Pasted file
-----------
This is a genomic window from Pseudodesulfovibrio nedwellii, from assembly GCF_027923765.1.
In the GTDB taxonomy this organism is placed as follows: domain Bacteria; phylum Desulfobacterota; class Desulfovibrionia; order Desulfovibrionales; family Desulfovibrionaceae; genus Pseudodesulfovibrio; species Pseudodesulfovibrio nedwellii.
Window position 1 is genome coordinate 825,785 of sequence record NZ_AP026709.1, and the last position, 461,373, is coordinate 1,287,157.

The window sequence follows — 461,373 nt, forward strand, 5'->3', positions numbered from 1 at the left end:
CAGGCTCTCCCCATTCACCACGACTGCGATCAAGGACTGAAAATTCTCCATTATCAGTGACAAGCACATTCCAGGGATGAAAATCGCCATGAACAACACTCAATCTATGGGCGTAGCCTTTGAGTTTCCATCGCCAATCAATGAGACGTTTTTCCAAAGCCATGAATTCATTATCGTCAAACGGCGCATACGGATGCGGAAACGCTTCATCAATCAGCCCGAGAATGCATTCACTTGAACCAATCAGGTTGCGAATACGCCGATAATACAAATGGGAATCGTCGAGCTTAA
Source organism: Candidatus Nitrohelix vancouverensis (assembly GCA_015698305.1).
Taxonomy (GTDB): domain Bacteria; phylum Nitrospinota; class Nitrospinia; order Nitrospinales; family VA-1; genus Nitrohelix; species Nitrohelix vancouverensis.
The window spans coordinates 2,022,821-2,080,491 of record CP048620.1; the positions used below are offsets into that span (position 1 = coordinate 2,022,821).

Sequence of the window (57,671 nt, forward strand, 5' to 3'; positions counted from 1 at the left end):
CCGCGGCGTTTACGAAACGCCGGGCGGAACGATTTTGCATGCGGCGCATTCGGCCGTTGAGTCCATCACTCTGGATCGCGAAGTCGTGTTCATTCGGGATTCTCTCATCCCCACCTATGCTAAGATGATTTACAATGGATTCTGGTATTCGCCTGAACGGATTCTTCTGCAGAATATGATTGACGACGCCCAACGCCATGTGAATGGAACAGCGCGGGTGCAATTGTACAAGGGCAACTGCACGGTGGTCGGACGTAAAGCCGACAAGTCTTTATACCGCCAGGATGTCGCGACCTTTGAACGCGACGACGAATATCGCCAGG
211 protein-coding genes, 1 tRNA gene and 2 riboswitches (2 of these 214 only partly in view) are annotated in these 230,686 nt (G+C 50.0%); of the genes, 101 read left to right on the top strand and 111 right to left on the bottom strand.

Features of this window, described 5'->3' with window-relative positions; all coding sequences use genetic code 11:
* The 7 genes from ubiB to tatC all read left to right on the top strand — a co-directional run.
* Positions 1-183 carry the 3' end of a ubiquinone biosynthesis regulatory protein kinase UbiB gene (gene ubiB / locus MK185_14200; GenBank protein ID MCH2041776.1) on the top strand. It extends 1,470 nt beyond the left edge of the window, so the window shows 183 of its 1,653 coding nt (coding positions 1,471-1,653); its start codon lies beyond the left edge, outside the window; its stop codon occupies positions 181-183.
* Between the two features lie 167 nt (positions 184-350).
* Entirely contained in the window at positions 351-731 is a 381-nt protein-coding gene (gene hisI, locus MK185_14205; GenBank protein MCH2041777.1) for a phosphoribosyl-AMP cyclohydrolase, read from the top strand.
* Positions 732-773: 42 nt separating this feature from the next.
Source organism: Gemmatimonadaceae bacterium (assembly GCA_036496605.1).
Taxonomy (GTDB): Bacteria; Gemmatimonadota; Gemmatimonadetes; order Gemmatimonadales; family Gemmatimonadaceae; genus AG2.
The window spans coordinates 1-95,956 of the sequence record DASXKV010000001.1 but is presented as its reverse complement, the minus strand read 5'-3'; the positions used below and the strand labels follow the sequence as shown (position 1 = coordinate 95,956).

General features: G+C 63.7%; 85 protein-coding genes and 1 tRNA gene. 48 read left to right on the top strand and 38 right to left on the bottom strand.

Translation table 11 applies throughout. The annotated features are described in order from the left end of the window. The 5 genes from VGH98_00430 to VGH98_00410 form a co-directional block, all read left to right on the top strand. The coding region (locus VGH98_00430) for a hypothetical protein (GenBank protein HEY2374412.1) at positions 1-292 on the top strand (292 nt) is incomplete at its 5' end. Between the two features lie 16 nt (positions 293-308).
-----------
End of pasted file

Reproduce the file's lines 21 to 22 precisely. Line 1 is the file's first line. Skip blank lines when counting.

General features: G+C 63.7%; 85 protein-coding genes and 1 tRNA gene. 48 read left to right on the top strand and 38 right to left on the bottom strand.

Translation table 11 applies throughout. The annotated features are described in order from the left end of the window. The 5 genes from VGH98_00430 to VGH98_00410 form a co-directional block, all read left to right on the top strand. The coding region (locus VGH98_00430) for a hypothetical protein (GenBank protein HEY2374412.1) at positions 1-292 on the top strand (292 nt) is incomplete at its 5' end. Between the two features lie 16 nt (positions 293-308).